Poll: Most voters support legalizing, decriminalizing marijuana in Illinois

Kevin HoffmanReboot Illinois

Mar 27, 2017

Illinoisans appear to be warming up to the idea of legalizing marijuana for recreational use if it were to be regulated and taxed similar to alcohol, according to a new poll.

The Paul Simon Public Policy Institute at Southern Illinois University Carbondale surveyed 1,000 voters across the state between March 4-11 and found support for recreational marijuana has increased by 21 percentage points since it conducted a similar poll in March 2016.

Two-thirds of voters said they would support the legalization of cannabis for recreational use if it’s regulated and taxed like alcohol, compared to nearly 31 percent who are opposed. Just one year ago, the Institute found 51 percent of respondents opposed the idea, while 45 percent said they were in favor.

Support for legalizing recreational pot was strongest among voters in Chicago and the surrounding suburbs, where 80 percent and 79 percent of voters approve, respectively. While downstate voters were more mixed in their views, the majority, 63 percent, signaled their support. Another 6 percent said they either didn’t know or refused to answer.

Democrats were significantly more supportive of legalizing, regulating and taxing recreational marijuana than their Republican counterparts, with 81 percent saying they support legalization compared to 66 percent of GOP voters. Seventy-six percent of independents also were in the pro-legalization camp, the poll found.

The majority of voters across all age groups backed legalizing pot as well. Support was strongest among respondents who were under age 35 at 83 percent and between the ages of 35-50 at 81 percent. And while support declined among older voters, more than three-quarters of those in the 51-65 age group and about two-thirds of respondents 65 and older said they support legalization.

These findings come just days after two state lawmakers introduced  bills — one in the House and one in the Senate — that propose legalizing the use, distribution and cultivation of recreational marijuana, which would make Illinois the first midwestern state to do so.

Under the legislation, pot would be regulated and taxed like alcohol. Residents who are 21 and older would be able to posses up to 28 grams, or an ounce of marijuana, and grow up to five plants. However, consuming cannabis in public or in a moving vehicle still would be against the law and punishable by fines ranging from $100 to $500, and drivers could have their license suspended for six months for the first offense and one year for the second violation.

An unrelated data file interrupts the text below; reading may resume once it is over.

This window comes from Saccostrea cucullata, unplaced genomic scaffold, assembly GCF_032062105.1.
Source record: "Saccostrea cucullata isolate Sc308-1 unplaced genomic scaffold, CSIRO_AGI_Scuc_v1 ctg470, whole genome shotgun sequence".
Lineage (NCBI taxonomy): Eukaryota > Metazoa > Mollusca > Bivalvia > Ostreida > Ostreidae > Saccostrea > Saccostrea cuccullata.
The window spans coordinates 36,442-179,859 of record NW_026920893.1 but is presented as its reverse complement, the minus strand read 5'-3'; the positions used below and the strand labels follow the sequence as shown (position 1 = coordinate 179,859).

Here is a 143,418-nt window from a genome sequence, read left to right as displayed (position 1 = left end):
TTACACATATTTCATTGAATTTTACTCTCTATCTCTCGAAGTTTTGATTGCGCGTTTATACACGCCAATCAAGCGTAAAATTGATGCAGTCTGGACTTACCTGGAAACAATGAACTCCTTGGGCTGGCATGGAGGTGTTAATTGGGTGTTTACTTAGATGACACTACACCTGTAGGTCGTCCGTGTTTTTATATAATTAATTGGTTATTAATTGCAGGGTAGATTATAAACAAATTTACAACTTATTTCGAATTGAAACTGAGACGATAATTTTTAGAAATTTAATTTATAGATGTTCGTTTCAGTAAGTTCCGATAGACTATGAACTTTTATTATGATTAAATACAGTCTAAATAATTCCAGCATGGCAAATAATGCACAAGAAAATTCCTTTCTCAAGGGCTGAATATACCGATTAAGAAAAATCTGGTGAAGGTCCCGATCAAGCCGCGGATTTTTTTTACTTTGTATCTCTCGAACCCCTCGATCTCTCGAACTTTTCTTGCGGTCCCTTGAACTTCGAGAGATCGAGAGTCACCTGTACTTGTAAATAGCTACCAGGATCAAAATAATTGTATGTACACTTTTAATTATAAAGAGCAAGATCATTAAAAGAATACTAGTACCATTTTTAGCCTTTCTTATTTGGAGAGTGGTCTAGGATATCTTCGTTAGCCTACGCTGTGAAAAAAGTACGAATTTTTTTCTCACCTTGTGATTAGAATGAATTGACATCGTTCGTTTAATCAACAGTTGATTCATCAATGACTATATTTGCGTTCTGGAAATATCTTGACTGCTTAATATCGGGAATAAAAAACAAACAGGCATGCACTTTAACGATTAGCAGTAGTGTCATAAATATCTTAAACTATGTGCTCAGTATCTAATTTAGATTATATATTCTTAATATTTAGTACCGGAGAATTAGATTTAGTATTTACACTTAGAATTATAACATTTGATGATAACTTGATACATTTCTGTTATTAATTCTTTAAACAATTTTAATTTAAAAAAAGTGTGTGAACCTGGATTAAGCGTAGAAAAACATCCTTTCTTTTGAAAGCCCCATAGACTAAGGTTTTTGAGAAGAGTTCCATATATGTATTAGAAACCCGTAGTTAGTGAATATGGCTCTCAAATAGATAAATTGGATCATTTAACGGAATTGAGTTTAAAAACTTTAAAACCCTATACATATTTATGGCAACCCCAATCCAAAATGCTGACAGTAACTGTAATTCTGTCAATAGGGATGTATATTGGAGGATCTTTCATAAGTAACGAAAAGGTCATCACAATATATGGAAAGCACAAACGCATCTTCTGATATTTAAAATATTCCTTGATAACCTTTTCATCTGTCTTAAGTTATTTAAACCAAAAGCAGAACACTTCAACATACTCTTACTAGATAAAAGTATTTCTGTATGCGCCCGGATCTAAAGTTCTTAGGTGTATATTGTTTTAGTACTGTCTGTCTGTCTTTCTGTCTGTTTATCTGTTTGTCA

In addition to levying the state’s 6.25 percent sales tax on retail sales, an excise tax of $50 per ounce would be imposed on wholesale sales of mature flower products.

Democratic state Rep. Kelly Cassidy and Sen. Heather Steans of Chicago say the main goal of the legislation is to create a new source of revenue for Illinois, which has gone without a budget for two years.

Steans said in an interview that she does not expect her bill to be voted on this session, but hopes it will get the conversation going and allow her colleagues and the public to be educated on the pros and cons of legalizing marijuana.

Delio Calzolari, associate director at the Simon Institute and one of the poll’s designers, said in a press release the results of the survey show nearly all residents have some kind of opinion toward marijuana decriminalization and legalization.

“Few people seem indifferent on these issues,” Calzolari said.  “A vast majority appear to philosophically agree with decriminalization like the steps taken last year, although the definition of decriminalization and amounts in question are debatable. There is also overwhelming support for new cannabis public policy for recreational use shown.”

Last year, Steans and Cassidy co-sponsored a bill later signed into law by Gov. Bruce Rauner that decriminalized the possession of up to 10 grams of marijuana and made it punishable by fines ranging from $100 to $200 at the state level, rather than being charged with a misdemeanor and potentially facing a six-month jail sentence and $1,500 in fines.

The poll, which has a margin of error of plus or minus 3.1 percentage points, also revealed 74 percent of voters support decriminalizing small amounts of cannabis for personal use, while 21 percent stated they were opposed.

Jak Tichenor, interim director of the Simon Institute, noted that “Illinois voters are growing increasingly comfortable with the idea of decriminalizing marijuana” and that the poll provides “evidence that most see it as a potential revenue source for the state.”

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